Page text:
The Taliban's threatened "spring offensive" appeared to escalate this month, despite a denial May 10 by Regional Command-East commander Maj. Gen. John Campbell that the insurgency had intensified. At dawn on May 9, the Taliban attacked Afghan police forces in Wama district, in the mountainous eastern province of Nuristan. Some 200 to 400 insurgents reportedly hit four security outposts and a barracks for Afghan security forces. The attacks reportedly lasted for hours, with two insurgents killed and three Afghan security personnel injured in the fighting. Helicopters belonging to the Afghan Defense Ministry, including two attack helicopters, ferried a quick reaction force to reinforce the positions, though by the time they were en route the assaults had already been beaten back. One helicopter crashed, supposedly after striking a tree, with only injuries reported. Meanwhile, on May 10, an estimated 100 Taliban fighters on motorcycles reportedly attacked the village of Abduraman in the northern portion of Jowzjan province, in a normally quiet part of Afghanistan northwest of Mazar-e-Sharif. Afghan government officials said 17 Taliban and a civilian were killed in a firefight that lasted two hours. The attack reportedly was in retaliation for the villagers' allegiance moving closer to the Afghan government. (click here to enlarge image) The first large, coordinated Taliban attack this spring was carried out May 7, when an estimated 60 to 100 Taliban fighters attacked Afghan security forces in and around Kandahar. The attack began about 1 p.m. with a volley of rocket-propelled grenades (RPGs) being fired at the provincial governor's residential complex. Over the course of the day, coordinated RPG and small arms attacks were carried out against other targets, including the headquarters of the Afghan national chief of police and of the transportation police, police substations, and various Afghan security force and International Security Assistance Force (ISAF) installations across Kandahar city and Arghandab district. Outside the city, mortars were reportedly fired at security forces during an engagement in which 11 insurgents were reportedly killed, along with two Afghan soldiers and three civilians. Afghan security forces also appear to have prevented the effective employment of vehicle-borne improvised explosive devices (VBIEDs) in the city: Three suicide bombers detonated their VBIEDs prematurely and two of them were shot while trying to attack police offices. Afghan police reported that some of the Taliban attackers were Pakistani. The sizes of the Taliban formations in these attacks, which came just weeks after the large-scale jailbreak from Sarposa prison, are noteworthy. In recent years, the Taliban have often been wary of massing fighters in one location for larger, direct-fire engagements after several high-profile attacks on isolated ISAF outposts. Although these attacks came close to overrunning the positions, they also came at an enormous cost in terms of men and materiel and did not ultimately succeed. The recent spate of larger-scale attacks across the country is a reminder of the reach and resources of the Taliban and why they perceive themselves to be winning. Just as noteworthy, of course, was the performance of Afghan security forces, no doubt aided by ISAF advisers and air support. Though the attacks were large and ambitious, even the sustained assaults in Kandahar did not result in the Taliban's seizing the harder and better defended positions. Even in Jowzjan and Nuristan provinces, Afghan security forces were able to hold their own. Afghan reinforcements were available and committed to the fight in Nuristan (albeit after the attackers had been beaten back). Another element to note about these attacks is the casualty count, which was remarkably low on both sides. This may reflect, in part, a Taliban attempt to reduce their own casualties in an effort to conserve forces. Unlike past attacks in which large Taliban forces were more heavily committed and thereby suffered greater losses, these most recent attacks may suggest the Taliban want to hedge their bets. This is consistent with the classic strategy of an insurgency, which often must survive against a more powerful counterinsurgency force by remaining elusive and hiding among the people. By massing its fighters, an insurgent force can be found, fixed and destroyed by heavier firepower. But the battles of the past week seem to show that the Taliban were able to move in larger formations and avoid suffering decisive casualties. While these sorts of symbolic attacks have considerable value for the Taliban, they are a reminder of the stalemate — at least for the moment — between the Taliban and foreign forces at their peak numbers (momentarily) and indigenous government security forces that seemed to acquit themselves reasonably well in the recent fighting.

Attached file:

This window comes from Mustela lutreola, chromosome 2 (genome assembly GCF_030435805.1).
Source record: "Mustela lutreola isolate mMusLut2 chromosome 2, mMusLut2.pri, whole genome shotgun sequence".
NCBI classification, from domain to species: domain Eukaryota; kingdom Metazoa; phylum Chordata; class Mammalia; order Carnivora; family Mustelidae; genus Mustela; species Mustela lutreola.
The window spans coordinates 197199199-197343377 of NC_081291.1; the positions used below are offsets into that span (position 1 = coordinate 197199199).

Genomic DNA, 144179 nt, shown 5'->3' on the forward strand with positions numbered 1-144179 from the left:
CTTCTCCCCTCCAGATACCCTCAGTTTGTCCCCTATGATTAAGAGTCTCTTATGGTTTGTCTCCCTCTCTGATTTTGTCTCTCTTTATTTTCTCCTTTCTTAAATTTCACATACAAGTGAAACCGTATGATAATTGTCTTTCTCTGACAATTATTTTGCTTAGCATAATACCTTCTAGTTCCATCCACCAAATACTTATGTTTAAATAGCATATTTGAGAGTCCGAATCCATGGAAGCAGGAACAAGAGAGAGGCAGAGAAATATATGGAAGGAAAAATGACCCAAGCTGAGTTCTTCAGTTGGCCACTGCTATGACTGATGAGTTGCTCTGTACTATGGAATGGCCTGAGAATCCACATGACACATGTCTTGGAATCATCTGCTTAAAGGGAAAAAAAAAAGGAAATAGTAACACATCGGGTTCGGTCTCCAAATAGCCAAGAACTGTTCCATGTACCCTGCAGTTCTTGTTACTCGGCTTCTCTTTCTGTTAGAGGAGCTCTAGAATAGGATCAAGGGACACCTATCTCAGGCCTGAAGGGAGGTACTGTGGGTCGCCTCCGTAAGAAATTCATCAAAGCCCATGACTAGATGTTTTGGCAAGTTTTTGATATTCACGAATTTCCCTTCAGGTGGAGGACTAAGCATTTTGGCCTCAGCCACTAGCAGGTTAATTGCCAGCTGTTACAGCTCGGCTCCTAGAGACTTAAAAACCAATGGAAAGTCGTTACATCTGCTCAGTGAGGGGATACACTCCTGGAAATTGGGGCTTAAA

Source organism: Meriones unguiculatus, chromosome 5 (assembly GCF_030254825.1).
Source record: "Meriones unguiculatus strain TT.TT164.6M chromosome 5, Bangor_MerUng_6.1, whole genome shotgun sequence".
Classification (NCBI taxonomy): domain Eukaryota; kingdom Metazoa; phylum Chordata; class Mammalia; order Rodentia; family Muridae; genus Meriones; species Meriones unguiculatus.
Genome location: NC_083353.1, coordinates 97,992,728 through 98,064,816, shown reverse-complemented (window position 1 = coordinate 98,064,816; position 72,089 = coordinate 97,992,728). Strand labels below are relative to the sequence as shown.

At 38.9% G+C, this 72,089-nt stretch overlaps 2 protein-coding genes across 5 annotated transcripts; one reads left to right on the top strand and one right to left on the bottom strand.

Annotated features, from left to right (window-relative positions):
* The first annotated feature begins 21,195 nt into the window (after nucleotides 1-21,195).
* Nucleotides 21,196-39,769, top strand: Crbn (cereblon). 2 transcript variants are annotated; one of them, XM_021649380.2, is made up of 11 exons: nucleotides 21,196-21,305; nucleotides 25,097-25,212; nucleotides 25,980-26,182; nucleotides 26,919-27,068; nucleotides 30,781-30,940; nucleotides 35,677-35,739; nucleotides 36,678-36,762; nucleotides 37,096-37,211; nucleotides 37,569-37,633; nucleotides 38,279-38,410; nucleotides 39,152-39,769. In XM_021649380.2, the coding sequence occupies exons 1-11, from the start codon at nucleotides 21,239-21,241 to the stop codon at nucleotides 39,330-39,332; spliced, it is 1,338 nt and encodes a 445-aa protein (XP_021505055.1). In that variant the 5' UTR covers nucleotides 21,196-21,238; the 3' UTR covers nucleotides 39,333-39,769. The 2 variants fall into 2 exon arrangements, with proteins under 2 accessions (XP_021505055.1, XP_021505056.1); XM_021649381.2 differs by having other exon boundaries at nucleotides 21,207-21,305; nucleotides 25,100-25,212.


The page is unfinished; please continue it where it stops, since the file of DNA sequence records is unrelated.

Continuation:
Growing U.S. suspicions about the late al Qaeda leader Osama bin Laden being sheltered by Pakistani officials and the unilateral U.S. raid in Pakistan in which bin Laden was killed have brought relations between the two countries back to the fore. Sen. John Kerry, chairman of the Senate Committee on Foreign Relations, who is viewed favorably in Islamabad, visited both Afghanistan and Pakistan this past week, saying he would not apologize for the U.S. action but wanted to press the "reset button" in U.S.-Pakistani ties. Afghanistan at the Crossroads: Insights on the Conflict Kerry's visit may calm things down a bit, but it alone cannot repair the disconnect between Pakistan and the United States, which have divergent strategic interests. There is also pressure building within Pakistan to seriously revise its relationship with the United States in order to give Islamabad more leverage. And for the first time in Pakistan's history there is a significant level of open criticism of Pakistan's military-intelligence establishment for its failure to know that bin Laden was hiding in plain sight in Abbottabad for years. Government officials also are being criticized for bringing the country to the point where U.S. forces can operate with impunity on Pakistani soil at a time and place of their choosing. This public pressure has forced the military's top brass, including the head of the country's main intelligence service, the Inter-Services Intelligence (ISI) directorate, to give a rare and detailed briefing on national security to the parliament on May 13. During the briefing, ISI Director-General Ahmed Shuja Pasha had tough words for the United States, reportedly revealing that he got into a shouting match with CIA Director Leon Panetta the last time Pasha was in Washington and telling the lawmakers that, "At a very difficult moment in our history, the U.S. has let us down…. This fear that we can't live without the U.S. is wrong." Caught between internal and external pressures, the Pakistanis will be spending a great deal of time in the coming months reassessing their options; cooperation with the United States on Afghanistan and Pakistani relationships with various entities in Afghanistan will both be matters of discussion.